Shocking News And Dictation Blues

Jeff is forced to tame Dragon dictation service following hand surgery.

Art by Greg Minix

Try not to panic. The disease won’t kill me. But let’s not sugarcoat this either. 

I recently tested positive for carpal tunnel syndrome, placing the high-quality humor you enjoy in this space in jeopardy. I’ve experienced burning, tingling and numbness in both hands, especially when typing, so the other day I sauntered into an outpatient clinic and got one hand — the dominant left one — fixed. At least I hope so.


The procedure only took about 10 minutes — I recall nothing of it — and there were complimentary animal crackers during recovery, which is always a nice touch. I am a little hazy on the post-op instructions, but I believe the surgical team assured me I will be ready to pitch Opening Day at Fenway Park.

Just in case this whole surgery thing doesn’t work out, I’m also experimenting with a state-of-the-art dictation program called Dragon. (Company motto: “Recognized four ex-cell ants and innovate shun. Ate times.”) I’m using Dragon to help me write this column, and it’s working fairly well but only because I’m sticking to simple words and saying them slowly. If you could hear me dictating now, it would sound like this: 

Hello. My. Name. Is. CAPS On. SPELLING MODE ON. JEFF. Select JEFF. TITLE MODE ON. Jeff. How are you today question mark. SELECT OUR. CUT SELECTION. Hour. Not hour, dammit. Ow R! SELECT Not hour, dammit. Ow R. CUT SELECTION. You, suck, Dragon. 

Anyway, let me tell you about my latest operation. The procedure, called Carpal Tunnel Release, calls on the surgeon to cut a tendon, widening a tunnel of tissue that has been compressing the median nerve. 

With any luck, the surgery will also release me from Dragon, which has begun to exhaust me and my wife Lee who isnt crazy about listening to me dictate. (Dragon misspelled my wife’s name because Dragon is a shocking idiot and no I did not say shocking.)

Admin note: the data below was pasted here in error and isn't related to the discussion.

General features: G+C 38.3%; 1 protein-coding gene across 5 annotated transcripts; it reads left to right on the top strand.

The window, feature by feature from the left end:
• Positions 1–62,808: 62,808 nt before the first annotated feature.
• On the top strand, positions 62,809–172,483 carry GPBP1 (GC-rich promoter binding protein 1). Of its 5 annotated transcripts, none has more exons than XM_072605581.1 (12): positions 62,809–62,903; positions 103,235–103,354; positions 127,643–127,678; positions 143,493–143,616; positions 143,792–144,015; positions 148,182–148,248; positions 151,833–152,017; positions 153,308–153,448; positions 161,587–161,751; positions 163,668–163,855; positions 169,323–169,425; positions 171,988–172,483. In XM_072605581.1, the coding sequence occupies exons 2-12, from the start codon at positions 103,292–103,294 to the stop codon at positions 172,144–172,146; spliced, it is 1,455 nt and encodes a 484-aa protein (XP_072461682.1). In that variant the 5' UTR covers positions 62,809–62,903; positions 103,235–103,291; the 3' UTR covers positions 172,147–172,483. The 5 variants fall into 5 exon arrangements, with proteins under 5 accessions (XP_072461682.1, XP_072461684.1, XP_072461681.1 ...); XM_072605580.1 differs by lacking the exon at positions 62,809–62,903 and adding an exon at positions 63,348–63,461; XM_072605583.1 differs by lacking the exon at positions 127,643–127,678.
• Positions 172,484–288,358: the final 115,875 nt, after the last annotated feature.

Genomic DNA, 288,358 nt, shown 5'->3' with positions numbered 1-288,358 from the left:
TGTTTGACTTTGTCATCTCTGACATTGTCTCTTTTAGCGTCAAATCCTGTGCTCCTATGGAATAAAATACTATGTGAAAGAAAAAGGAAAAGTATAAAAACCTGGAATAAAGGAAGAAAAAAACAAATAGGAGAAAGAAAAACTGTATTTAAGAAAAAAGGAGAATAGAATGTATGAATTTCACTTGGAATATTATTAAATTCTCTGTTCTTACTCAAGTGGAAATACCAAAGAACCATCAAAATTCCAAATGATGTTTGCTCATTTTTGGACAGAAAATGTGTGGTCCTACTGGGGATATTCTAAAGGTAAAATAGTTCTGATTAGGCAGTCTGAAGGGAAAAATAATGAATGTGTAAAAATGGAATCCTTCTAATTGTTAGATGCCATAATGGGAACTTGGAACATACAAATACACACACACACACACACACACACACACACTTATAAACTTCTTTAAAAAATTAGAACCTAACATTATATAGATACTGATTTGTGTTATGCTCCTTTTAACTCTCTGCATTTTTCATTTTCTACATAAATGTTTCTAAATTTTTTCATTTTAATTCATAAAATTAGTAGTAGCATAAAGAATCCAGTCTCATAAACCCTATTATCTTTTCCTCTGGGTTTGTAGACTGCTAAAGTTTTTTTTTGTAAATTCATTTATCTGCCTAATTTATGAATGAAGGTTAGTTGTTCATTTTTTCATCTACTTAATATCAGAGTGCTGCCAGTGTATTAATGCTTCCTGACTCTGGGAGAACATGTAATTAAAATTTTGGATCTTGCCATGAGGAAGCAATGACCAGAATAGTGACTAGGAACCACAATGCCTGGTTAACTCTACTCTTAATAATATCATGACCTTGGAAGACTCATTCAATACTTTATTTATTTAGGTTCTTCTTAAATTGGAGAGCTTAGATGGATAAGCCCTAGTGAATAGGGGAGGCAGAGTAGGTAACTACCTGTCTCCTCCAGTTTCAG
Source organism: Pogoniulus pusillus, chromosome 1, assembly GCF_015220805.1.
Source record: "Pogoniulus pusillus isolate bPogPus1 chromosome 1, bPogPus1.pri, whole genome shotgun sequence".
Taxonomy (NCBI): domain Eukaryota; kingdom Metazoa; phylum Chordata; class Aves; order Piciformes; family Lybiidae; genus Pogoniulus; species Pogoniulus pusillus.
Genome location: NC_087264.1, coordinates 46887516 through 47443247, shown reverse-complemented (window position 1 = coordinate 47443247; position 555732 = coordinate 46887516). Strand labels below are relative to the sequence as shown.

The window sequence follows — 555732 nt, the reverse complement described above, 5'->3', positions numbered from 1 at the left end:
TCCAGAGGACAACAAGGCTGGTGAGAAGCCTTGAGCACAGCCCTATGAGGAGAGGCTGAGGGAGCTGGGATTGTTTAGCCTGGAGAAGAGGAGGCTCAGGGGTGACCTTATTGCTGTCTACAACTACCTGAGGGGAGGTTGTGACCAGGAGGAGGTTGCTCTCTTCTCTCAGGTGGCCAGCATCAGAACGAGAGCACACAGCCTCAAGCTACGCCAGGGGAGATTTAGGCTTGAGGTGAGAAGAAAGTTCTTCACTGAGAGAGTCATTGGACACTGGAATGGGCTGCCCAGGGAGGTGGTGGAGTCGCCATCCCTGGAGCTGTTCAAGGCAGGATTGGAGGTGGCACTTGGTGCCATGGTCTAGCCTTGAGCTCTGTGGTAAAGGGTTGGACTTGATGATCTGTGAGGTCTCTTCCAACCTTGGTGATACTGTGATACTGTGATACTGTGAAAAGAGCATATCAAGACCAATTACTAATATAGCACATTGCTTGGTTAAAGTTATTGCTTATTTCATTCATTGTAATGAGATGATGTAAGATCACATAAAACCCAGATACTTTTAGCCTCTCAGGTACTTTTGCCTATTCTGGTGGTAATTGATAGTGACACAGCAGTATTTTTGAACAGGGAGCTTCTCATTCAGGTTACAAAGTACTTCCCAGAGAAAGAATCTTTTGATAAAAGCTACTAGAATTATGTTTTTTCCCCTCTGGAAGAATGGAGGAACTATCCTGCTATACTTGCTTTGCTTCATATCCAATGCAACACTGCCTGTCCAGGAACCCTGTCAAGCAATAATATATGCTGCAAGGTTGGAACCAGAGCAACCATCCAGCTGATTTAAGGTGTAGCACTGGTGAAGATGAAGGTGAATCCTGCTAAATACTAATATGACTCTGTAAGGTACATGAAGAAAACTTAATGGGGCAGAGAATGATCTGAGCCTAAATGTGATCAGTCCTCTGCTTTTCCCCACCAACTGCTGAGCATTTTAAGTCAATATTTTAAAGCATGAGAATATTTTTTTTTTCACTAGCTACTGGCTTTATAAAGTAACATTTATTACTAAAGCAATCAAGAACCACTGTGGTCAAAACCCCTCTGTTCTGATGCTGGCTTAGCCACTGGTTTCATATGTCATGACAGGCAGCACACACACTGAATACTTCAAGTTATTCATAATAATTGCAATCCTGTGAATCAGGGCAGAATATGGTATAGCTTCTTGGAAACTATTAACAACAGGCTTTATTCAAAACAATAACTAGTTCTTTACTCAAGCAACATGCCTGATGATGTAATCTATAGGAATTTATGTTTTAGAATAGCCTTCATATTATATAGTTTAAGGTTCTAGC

See, I used to go to coffee shops to write but no more. I can’t sit in a public place talking into my computer because it freaks out people, and there is too much background noise, which confuses Dragon, so now I write at home, which means L E R G H, Which Is Also Not the Correct Way to Spell My Wife’s Name, Has To Listen to Me, And That Creates Household Tension. WHY ARE YOU IN CAPITAL LETTERS MODE?

Do you want to know when this medical journey really got weird? It was during the nerve conduction test that confirmed carpal tunnel. I was instructed to lie back on a gurney as a nice man — let’s call him Ragnar the Inflictor — placed electrodes on my hands and cranked up the voltage until the parts of my hand that he wanted to twitch twitched. 

The first time he turned the electricity on, I took it in stride, levitating off the gurney with my back arched and shouting something to the effect of “What the shock, Ragnar?” What really concerned me was that Ragnar was familiar with my column, raising the possibility that he was deeply incentivized to make the test as agonizing as possible.

Many, many times, Ragnar delivered three intensifying shocks to my left wrist to generate twitches in my left hand and four intensifying shocks to the right wrist to get the same reaction in my right hand. Each time, my body convulsed as if I were being defibrillated by an overzealous paramedic trainee. 

Ragnar theorized that I was more sensitive than most patients to having my hands electrocuted because “You must have had a bad experience with electricity at some point.” It was as if Dr. Frankenstein were blaming his monster for being socially awkward. I fled into the street, smoke pouring from every orifice as the lights in the medical building flickered behind me and lightning shot from the roof. Who knew health care could be so complicated?

The good news is I’m feeling better, despite having to shower with a garbage man on my left arm to keep the bandage dry.

Garbage bag, Dragon! BAG!

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